Thomaston Mills, Inc.'s (Nasdaq: TMSTA) President and CEO Neil H. Hightower today announced that Thomaston Mills, Inc. has completed a $10,000,000 twenty-year loan with WebBank to replace a portion of its high interest rate real estate debt. Two Georgia lawmakers and the U. S. Department of Agriculture (USDA) assisted the Company in obtaining the new loan, which was 90% guaranteed by the USDA's Business and Industry Program and the North American Development Bank's Community Adjustment and Investment Program (CAIP).

U. S. Representative Saxy Chambliss (R-Georgia), who represents Thomaston in Georgia's Eighth Congressional District, and U. S. Senator Paul Coverdell (R-Georgia) worked closely with the Company in providing much-needed assistance and in making sure the application was processed in a timely manner once it reached Washington, DC.

"We wanted to make sure that this important project didn't get bogged down in bureaucracy and red-tape through the process," said Chambliss. "We were simply doing our job for the fine folks at Thomaston Mills, to ensure that this loan happened in a swift and timely manner."

Senator Coverdell said, "Thomaston Mills is vitally important to this community. This loan has provided a lifeline to Thomaston by preserving 1,600 jobs. The textile industry is an important economic engine to Georgia, and we intend to continue efforts to help these communities."

Hightower expressed his thanks to Chambliss and Coverdell for their assistance during the process, as well as staff specialists in USDA's Macon office and executives in the state office in Athens for their assistance and encouragement during the application process. Marsha Deane, with Deane Financial of Quincy, FL, served as the Company's investment banker for the transaction and assisted in the CAIP certification process. Deane Financial specializes in USDA Business and Industry Loans.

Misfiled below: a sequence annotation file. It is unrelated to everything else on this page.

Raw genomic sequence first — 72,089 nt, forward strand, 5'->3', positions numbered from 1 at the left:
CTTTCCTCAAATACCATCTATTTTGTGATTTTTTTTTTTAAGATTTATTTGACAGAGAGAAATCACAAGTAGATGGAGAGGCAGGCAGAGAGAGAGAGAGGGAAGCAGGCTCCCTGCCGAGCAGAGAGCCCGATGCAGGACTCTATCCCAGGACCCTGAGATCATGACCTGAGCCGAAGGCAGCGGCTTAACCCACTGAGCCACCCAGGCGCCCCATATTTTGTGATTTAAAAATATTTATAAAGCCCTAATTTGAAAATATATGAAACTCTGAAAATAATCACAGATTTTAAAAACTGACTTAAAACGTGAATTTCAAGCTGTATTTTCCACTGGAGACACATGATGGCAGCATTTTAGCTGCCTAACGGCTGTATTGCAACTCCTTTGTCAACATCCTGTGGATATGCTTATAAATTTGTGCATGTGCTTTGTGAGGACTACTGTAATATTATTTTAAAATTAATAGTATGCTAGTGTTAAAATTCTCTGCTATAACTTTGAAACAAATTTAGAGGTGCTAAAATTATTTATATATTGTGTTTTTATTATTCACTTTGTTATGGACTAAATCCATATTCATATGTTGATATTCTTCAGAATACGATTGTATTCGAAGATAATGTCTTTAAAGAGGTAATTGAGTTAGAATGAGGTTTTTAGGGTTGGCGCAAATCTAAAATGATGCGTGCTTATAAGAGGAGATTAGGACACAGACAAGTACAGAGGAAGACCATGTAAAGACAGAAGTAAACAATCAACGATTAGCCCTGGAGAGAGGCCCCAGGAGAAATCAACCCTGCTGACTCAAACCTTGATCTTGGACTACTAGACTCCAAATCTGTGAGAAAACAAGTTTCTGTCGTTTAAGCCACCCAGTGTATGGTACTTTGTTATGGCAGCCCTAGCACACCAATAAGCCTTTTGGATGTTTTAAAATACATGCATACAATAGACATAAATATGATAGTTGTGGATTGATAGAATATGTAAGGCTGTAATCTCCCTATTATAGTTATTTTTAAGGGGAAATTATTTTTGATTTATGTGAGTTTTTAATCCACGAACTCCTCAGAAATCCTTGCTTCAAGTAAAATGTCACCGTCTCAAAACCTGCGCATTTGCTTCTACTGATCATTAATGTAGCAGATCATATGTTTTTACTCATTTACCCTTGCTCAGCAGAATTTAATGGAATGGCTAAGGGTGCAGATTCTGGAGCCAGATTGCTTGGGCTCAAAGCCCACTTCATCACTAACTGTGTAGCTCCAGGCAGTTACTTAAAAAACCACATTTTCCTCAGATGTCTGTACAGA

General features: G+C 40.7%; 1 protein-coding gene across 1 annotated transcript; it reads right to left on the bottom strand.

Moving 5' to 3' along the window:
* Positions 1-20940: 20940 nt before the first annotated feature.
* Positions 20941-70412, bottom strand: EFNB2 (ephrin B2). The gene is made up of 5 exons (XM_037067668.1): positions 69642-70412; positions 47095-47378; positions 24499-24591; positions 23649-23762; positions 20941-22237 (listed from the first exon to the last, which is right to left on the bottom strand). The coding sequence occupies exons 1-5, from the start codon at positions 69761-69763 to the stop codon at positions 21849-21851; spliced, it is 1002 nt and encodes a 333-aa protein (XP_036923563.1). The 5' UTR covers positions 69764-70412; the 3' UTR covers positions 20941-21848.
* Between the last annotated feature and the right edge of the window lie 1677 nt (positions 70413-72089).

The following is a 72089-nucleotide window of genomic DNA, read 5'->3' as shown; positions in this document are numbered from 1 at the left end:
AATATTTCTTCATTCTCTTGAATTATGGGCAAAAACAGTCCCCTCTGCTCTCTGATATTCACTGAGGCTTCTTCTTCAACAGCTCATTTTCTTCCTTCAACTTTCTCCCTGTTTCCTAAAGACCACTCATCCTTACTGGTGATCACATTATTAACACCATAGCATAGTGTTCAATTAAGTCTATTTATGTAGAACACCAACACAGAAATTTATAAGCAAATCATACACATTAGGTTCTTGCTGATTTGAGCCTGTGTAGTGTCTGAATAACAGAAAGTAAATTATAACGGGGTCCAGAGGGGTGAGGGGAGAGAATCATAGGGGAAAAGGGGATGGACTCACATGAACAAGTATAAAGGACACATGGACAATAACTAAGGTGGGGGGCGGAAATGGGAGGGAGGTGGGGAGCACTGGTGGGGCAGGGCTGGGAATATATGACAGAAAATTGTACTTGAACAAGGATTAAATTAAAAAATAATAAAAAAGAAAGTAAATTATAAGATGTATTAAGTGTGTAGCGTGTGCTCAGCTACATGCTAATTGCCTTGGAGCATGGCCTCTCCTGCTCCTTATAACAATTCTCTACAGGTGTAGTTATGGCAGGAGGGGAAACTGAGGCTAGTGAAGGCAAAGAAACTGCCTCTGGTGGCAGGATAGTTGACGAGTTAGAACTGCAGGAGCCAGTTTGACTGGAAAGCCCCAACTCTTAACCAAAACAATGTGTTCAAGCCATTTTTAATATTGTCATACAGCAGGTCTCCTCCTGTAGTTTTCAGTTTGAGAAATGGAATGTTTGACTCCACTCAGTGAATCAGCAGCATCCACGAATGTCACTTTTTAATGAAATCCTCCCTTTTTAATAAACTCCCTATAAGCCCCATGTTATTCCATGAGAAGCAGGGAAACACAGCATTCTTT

Thomaston Mills reported an operating profit for the nine months ending March 2000 of $1,239,000 on sales of $123,607,000 as compared to an operating loss of $8,093,000 on sales of $129,018,000 in the previous year. The company had a net loss for the nine months period of $5,667,000 compared to a net loss of $14,913,000 the previous year resulting in an income improvement of $9,246,000.

CAIP was authorized by Congress to assist communities adversely impacted by the North American Free Trade Agreement (NAFTA), with loan guaranties to enhance job creation and preservation. The Company's work, with the assistance of Chambliss and Coverdell's offices, to certify Upson County for CAIP designation enabled employees released in Thomaston's plant closings last year to receive additional unemployment and job training assistance under NAFTA Trade Adjustment Assistance Program.

Thomaston Mills celebrated its 100th year of operations last December. As Upson County's largest employer, it currently employs 1,650 people. The Company exited last year from denim fabric and sales yarn, concentrating the remaining production facilities in the piece dyed fabrics business and the home fashions sector, specifically comforters and sheeting. The capital intensive nature of the home fashion sector and "just-in-time" stock replenishment ordering by the large retailers serves as a barrier to entry to foreign competitors in the opinion of most economists. Thomaston spent over $1,000,000 last year to enhance its Supply Management System in order to maximize its responsiveness to its customers and allow the Company to respond to changing conditions more quickly. This led directly to an opportunity to increase its sales to retail and institutional global business.

Certain of the above statements contained herein constitute forward- looking statements within the meaning of the Private Securities Litigation Reform Act of 1996. Such forward-looking statements involve known and unknown risks, uncertainties and other factors which may cause the actual results, performance or achievements of the Company to be materially different from any future results, performance or achievements express or implied by such forward-looking statements. Such factors include, among other things, business conditions, volatility of commodities markets, ability to control operating costs, developing successful new products and maintaining effective pricing and promotions of its products.